| Share
 

Julian Haynes Steward

Steward, Julian Haynes, 1902–72, American anthropologist, b. Washington, D.C., grad. Cornell, 1925, Ph.D. Univ. of California, 1929. He taught at the Univ. of Michigan (1928–30), Columbia (1946–52), and the Univ. of Illinois (1952–72), as well as other universities. He conducted both archaeological and ethnographic studies. At the Smithsonian Institution he was anthropologist (1935–43) in the Bureau of American Ethnology, edited for the bureau the monumental Handbook of South American Indians (7 vol., 1946–59), and was director (1943–46) of the Institute of Social Anthropology. He advanced the concept of multilinear cultural evolution, according to which increases in cultural complexity occur in different ways in different societies; he also emphasized the importance of cultural ecology, the way in which adaptation to the environment promotes culture change. His research interests involved both traditional and modern societies. His writings include South American Culture (1949), Area Research, Theory and Practice (1950), Theory of Culture Change (1955), and The People of Puerto Rico: A Study in Social Anthropology (1956).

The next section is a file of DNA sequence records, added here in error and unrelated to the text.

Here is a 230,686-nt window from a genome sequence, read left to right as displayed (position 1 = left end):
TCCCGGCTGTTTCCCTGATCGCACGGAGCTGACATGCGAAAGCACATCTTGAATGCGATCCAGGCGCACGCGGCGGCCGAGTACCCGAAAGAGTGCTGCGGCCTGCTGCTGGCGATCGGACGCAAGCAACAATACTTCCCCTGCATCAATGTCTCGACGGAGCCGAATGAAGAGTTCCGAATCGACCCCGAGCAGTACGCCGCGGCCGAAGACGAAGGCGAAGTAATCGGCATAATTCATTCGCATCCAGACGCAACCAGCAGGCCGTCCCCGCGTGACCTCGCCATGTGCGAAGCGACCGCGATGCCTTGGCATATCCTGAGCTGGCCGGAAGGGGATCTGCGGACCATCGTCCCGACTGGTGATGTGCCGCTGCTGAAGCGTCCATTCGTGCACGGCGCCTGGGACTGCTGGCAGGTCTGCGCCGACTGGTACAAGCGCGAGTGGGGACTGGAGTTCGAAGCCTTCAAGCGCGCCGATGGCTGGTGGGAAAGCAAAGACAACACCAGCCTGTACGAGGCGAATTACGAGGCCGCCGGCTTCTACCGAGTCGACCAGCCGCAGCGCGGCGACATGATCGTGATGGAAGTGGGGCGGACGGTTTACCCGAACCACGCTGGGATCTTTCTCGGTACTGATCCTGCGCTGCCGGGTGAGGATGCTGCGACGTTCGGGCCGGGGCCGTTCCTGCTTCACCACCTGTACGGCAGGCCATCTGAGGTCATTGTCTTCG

The Columbia Electronic Encyclopedia, 6th ed. Copyright © 2012, Columbia University Press. All rights reserved.

See more Encyclopedia articles on: Anthropology: Biographies


Premium Partner Content
HighBeam Research
Documents Images and Maps Reference
(from Newspapers, Magazines, Journals, Newswires, Transcripts and Books)

Research our extensive archive of more than 80 million articles from 6,500 publications.

Additional search results provided by HighBeam Research, LLC. © Copyright 2005. All rights reserved.

24 X 7

Private Tutor

Click Here for Details
24 x 7 Tutor Availability
Unlimited Online Tutoring
1-on-1 Tutoring